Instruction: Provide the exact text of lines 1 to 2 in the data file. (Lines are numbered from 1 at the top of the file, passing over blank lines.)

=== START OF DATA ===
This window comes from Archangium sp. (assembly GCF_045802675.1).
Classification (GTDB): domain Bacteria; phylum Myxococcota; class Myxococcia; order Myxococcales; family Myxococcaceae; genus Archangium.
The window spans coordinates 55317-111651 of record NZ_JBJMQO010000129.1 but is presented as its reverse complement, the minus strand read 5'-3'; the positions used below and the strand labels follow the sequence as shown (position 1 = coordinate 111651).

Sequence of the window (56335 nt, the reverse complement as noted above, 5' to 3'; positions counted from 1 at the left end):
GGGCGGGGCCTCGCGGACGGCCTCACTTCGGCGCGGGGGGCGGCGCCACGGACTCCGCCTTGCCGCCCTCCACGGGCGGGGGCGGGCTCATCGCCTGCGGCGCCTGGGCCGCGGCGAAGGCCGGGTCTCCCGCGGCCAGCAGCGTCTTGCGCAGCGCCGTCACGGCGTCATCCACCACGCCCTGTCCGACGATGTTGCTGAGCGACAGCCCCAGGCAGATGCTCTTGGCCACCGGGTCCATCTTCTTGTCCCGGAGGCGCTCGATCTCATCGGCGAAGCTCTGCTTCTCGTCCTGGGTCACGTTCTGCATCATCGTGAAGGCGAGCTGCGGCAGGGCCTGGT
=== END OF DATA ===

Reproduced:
This window comes from Archangium sp. (assembly GCF_045802675.1).
Classification (GTDB): domain Bacteria; phylum Myxococcota; class Myxococcia; order Myxococcales; family Myxococcaceae; genus Archangium.